Recent comments

  • Reply to: Is it State-Level or Records Removed to State Archives?   2 days 1 hour ago

    Spence, a "state-level" record is one that is created by an agency at the state-level of governance. The "state archives" in the various states can be the repository for older records of agencies at both the state-level and local-level (county or town).  I am not personally experienced with ordering New York marriage records through the State Archives. However, a perusal of its website's discussion of records tell us:

    "Researchers can determine if the New York State Department of Health (DOH) holds vital records of interest by using the vital records microfiche index.   ...

    Researchers seeking copies of actual certificates may complete an application in the Research Room [of the State Archives], attach required fee, and the Archives will forward it to DOH for processing."

    Drilling down at the website, you can find other discussions that will help you better understand the record you are using.

    Meanwhile, the answer to your specific question is that the record supplied to you should be the record created by the state agency (the DOH).  It would have been created from whatever data the county or city submitted to it, but if the Archives obtained it from the DOH, it should be the state-level version of the original local registration. Across time and place, the different versions are often not the same—hence our need to identify which version we are using.


  • Reply to: A whole newspaper?   6 days 2 hours ago

    Caliadria wrote:

    "Ideally, I'd like to cite the whole as a privately-held collection ... but how can I format this?"

    Caladria, that is exactly how you should cite it. If you're citing original issues that you hold—issue that may or may not be in any public library or archive, depending upon their rarity—your citation needs to say where those originals are held. 

    As for how to do that, think about what the essential elements are for (a) a newspaper citation; and (b) artifacts privately held.


    A basic newspaper citation has four elements (QuickCheck Model: Newsletter Articles, Print Editions):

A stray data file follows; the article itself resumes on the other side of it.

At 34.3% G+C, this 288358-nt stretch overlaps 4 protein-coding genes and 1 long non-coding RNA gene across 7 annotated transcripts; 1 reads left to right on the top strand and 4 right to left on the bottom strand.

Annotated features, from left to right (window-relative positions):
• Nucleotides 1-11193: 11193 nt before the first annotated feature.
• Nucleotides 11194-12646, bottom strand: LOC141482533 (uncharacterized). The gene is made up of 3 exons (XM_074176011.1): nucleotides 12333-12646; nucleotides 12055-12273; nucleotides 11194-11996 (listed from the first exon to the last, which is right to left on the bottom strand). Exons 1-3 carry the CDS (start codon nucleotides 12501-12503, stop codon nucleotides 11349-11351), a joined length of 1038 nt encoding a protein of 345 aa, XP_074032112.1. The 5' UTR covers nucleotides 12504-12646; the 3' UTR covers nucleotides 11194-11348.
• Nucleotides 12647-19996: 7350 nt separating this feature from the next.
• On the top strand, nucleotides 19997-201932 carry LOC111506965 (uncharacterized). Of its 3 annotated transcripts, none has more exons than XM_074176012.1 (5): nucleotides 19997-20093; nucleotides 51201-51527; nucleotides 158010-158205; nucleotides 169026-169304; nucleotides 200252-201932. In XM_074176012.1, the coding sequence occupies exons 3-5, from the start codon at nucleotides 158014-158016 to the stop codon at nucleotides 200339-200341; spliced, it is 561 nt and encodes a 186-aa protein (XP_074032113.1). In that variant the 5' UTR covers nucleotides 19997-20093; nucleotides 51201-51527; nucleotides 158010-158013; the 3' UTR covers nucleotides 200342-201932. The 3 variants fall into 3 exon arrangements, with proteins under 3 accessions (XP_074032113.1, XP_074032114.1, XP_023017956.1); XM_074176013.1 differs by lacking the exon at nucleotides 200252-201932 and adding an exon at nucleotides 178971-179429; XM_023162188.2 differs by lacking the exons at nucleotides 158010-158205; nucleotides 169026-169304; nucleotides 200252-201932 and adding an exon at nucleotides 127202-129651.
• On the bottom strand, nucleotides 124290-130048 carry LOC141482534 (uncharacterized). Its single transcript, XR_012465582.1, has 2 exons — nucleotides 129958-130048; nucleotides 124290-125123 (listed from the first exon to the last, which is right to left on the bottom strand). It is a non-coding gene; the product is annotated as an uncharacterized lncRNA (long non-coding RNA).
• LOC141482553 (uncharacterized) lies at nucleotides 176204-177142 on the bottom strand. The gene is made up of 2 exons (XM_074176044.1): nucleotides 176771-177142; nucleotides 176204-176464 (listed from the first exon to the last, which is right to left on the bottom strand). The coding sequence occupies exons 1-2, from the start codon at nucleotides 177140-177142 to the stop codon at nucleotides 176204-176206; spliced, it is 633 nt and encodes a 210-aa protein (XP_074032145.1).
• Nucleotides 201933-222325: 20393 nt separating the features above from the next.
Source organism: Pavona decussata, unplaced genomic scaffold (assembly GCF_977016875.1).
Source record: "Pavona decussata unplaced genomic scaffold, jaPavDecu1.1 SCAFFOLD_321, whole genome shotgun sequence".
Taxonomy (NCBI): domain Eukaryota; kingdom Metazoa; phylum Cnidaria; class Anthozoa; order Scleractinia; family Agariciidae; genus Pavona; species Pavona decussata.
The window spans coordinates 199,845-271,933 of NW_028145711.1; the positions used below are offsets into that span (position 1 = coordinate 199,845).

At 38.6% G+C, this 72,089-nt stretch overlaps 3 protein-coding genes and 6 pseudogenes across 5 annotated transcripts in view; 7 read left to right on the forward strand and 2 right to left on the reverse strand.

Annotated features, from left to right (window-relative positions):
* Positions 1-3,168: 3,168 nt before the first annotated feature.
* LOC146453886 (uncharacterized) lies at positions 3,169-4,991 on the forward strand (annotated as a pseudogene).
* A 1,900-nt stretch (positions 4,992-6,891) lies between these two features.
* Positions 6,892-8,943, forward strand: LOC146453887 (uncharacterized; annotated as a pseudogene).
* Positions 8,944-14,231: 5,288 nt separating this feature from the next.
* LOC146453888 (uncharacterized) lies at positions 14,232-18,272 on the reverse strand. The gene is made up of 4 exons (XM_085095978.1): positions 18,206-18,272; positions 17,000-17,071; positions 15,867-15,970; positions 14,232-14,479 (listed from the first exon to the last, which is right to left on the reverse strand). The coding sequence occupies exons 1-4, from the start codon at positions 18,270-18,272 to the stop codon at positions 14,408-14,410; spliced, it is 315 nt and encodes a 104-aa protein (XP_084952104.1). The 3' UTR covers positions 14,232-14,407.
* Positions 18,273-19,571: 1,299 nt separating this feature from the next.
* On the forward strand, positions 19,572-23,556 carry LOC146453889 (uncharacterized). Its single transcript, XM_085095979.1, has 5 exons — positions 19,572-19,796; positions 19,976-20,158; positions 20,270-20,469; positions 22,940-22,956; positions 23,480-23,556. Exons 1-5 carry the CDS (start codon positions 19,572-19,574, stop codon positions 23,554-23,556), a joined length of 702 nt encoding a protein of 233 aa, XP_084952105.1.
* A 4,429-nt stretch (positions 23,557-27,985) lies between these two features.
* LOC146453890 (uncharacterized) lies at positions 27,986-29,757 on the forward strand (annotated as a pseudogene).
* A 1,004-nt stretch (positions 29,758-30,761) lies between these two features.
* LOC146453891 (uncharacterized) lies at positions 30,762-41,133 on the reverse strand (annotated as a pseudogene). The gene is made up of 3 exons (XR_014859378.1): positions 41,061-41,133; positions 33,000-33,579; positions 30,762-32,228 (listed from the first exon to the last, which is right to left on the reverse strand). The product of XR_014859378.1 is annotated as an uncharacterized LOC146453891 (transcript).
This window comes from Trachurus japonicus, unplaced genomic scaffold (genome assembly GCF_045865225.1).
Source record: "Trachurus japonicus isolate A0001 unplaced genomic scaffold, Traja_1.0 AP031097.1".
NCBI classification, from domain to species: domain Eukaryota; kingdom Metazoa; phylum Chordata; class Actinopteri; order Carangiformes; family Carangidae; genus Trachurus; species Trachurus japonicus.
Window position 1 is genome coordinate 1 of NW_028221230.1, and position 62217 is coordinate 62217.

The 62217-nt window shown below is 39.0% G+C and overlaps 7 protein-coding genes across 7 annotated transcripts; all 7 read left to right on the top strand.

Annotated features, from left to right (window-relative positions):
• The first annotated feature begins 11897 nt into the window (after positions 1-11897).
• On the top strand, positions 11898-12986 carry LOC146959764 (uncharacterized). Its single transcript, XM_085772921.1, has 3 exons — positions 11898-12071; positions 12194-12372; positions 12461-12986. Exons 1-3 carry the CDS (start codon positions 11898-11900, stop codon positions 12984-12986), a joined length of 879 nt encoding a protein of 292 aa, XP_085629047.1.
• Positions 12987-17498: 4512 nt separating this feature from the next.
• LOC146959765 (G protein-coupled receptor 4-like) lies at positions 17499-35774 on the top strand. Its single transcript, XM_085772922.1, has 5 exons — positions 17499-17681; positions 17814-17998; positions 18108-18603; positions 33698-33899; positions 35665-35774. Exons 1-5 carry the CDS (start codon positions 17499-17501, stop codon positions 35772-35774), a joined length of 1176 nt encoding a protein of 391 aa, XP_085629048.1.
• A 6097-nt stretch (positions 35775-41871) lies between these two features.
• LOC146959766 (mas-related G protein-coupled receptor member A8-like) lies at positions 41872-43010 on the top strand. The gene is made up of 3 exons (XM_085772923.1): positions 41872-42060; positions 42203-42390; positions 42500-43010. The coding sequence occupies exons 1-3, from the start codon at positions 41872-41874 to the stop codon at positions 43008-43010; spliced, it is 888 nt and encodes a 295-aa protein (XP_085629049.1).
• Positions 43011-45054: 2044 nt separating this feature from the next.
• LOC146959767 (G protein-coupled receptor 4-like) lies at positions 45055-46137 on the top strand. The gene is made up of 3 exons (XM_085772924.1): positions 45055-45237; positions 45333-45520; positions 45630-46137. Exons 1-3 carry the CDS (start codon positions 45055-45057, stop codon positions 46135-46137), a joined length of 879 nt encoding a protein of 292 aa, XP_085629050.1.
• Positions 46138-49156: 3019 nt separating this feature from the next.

"Title of Article," Title of Newspaper (date of newspaper), page/column.

    Of these, the first and the last don't apply in your case, so you're left with 

    Title of Newspaper (range of years); ....


    Then for your second layer, you plug in the data reporting where this private collection of papers is held. For this, as you suggest, you'd use one of the models from chapter 3. The QuickCheck Model for "Private Holdings: Artifact" (p. 105) works fine with no alterations. That leaves you with

    Title of Newspaper (range of years); privately held by ______ [address for private use], City, State, year.


  • Reply to: Citing a manuscript marriage register and microfilm ID question--Nova Scotia Archives   1 week 6 days ago

    snewnow, what a wonderful research trip that must have been!  

    With regard to your first four questions:

    1. The name of the church at the time of the original marriage records creation is not what it was later or now

    This can be handled easily. In the citation you created, after the name of the original church, just use editorial brackets and say [now St. James United Church of Canada].  Or, given that you've added a discussion at the end of the citation, you could add another sentence there to note the change of the church's identity.

    2. This manuscript is not easily located in the archives unless you have its call number (I found it because some kind soul had transcribed it online and listed its call number--it is not identified as belonging to this church in any of the paper or electronic catalogs/finding aids in NSA)

    Ah, yes. That’s perzactly why, with records in archives, we have long citations that identify the file, the collection, the series, and the record group.

    3. The numbering scheme used when originally accessioned at NSA is not the one used now (but you HAVE to use this number on a request slip or they won't find it)

    Yes, we definitely need to cite the current archival identification, rather than one from the past that has been abandoned.

    4. NSA does not have an online catalog available outside the repository.

    Which is why it’s very good that you took care to make your notes as precise as possible.